Serving the Farming Industry across East Anglia for 35 Years
Growers are reminded to avoid short gaps between spraying off and drilling, which can leave a green bridge for aphids to survive and spread... Beware of ‘green bridge’ when spraying off stale seedbeds

Growers are reminded to avoid short gaps between spraying off and drilling, which can leave a green bridge for aphids to survive and spread barley yellow dwarf virus into new crops.

Cereal volunteers and some weed species can host grain aphids and bird cherry-oat aphids – both of which are vectors of BYDV. But infection rates are lower when there is a nine-day gap compared to just two days, according to Bayer trials.

“When there is a short interval between spray off and drilling these aphids can survive on the dying volunteers and weeds, then quickly infect the new crop as it emerges,” explains Bayer’s Matt Siggs.

The Bayer trials team set out to find the optimal interval between green bridge destruction and drilling. Infected bird cherry-oat aphids were released into plots of cereal volunteers. Plots were then sprayed off, with winter barley drilled after a two-day or nine-day gap.

Barley yields were significantly higher in plots treated with glyphosate nine days before sowing. But aphid survival was much higher in plots where there was a two-day gap – leading to significantly higher levels of infection in the crop.

Clear results

“The results are clear, try not to have a very tight turnaround between spray off and drilling where BYDV is a problem. With a short gap, aphids can survive on dying volunteers and weeds to migrate to the newly emerged crop.”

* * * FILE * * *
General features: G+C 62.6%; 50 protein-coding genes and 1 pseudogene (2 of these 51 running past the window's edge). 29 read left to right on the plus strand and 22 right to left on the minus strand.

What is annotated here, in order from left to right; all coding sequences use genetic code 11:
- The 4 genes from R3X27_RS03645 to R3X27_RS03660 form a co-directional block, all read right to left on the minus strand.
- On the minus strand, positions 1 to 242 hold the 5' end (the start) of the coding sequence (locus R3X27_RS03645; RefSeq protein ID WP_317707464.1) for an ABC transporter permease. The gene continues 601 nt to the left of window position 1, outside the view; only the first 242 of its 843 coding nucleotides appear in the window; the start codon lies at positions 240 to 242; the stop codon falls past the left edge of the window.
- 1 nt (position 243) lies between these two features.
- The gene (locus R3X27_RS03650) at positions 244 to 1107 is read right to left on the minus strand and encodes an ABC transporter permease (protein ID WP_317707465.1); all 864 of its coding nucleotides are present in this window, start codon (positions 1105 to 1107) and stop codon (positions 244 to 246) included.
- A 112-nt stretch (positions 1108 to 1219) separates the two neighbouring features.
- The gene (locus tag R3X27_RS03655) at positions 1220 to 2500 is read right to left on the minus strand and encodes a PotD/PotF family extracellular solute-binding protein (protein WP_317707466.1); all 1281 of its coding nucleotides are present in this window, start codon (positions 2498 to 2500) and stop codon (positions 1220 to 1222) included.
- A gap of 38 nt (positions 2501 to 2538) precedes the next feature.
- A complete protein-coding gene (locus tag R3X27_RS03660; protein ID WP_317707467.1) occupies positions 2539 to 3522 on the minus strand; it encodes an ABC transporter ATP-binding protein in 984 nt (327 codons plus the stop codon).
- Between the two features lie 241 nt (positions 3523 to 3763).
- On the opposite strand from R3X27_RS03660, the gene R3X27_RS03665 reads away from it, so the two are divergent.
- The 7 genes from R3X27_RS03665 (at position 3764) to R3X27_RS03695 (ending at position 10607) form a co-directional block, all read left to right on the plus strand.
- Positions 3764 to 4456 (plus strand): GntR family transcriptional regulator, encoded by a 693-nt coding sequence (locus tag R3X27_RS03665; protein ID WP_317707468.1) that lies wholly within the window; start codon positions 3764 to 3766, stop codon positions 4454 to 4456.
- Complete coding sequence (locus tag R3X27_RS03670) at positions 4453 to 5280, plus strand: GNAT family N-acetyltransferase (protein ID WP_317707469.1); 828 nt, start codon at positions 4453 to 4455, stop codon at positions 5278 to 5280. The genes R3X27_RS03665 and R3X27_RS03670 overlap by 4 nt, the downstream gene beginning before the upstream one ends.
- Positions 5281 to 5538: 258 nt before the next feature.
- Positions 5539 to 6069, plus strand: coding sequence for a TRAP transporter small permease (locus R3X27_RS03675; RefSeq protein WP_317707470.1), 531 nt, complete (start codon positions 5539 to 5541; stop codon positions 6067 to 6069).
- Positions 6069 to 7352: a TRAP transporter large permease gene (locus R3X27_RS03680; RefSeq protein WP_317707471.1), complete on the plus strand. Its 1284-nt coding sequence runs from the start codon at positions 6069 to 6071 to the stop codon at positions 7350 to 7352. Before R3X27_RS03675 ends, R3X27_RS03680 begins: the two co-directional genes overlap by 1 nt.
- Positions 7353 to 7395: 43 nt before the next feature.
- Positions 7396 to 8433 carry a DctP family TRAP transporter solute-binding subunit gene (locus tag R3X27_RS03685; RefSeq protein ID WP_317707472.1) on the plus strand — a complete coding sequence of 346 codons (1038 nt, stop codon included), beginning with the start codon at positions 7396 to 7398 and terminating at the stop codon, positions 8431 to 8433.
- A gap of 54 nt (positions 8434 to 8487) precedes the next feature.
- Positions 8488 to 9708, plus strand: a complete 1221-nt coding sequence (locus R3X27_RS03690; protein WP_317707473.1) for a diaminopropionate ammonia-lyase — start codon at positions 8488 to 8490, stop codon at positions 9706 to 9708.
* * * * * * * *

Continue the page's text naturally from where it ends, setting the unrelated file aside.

Farmers should take care to apply glyphosate at the correct rate, adds Mr Siggs. Rates might need to be higher than usual this autumn because growing conditions were good before, during and after harvest.

“We are seeing some fairly vigorous and large weeds and volunteers which will require more robust rates than may be assumed, so get agronomic advice.”

Mr Siggs emphasises that an integrated pest management approach is essential for BYDV management, utilising tools such as T-sum and selecting resistant varieties. Delayed drilling is also effective and fits in well with weed control programmes.

“Because of the longer gap between application and drilling, there could be concern about additional weed germination,” he says.

“Monitor carefully before drilling and consider Roundup in the pre-emergence mix at 540gms/ha if there is further weed emergence. But keep strictly to the true pre-emergence timing – and of course get advice about it.”

Farm suppliers appoint head of sustainability

The Agricultural Industries Confederation has appointed Vicky Robinson as its first head of sustainability for the organisation which represents the UK’s agri-supply industry.

Ms Robinson, who lead the trade association’s sustainability policy work, was previously technical director at Linking Environment And Farming (LEAF). Before that, she worked for Natural England on agri-environment delivery and policy development.

She said: “With the increasing emphasis on sustainability within our food system, the pivotal role that the agricultural supply chain provides in balancing the provision of nutritious food with the needs of the environment, economic and social systems is key.  

“Working across all of the sectors that AIC represents, my role will balance the needs of our members in delivering the AIC’s mission – supporting modern sustainable commercial agriculture in the UK and collaboration throughout the food chain.”

The AIC developed its first agri-supply roadmap for a sustainable food chain in 2020. Ms Robinson will support AIC member businesses as they transition towards net zero.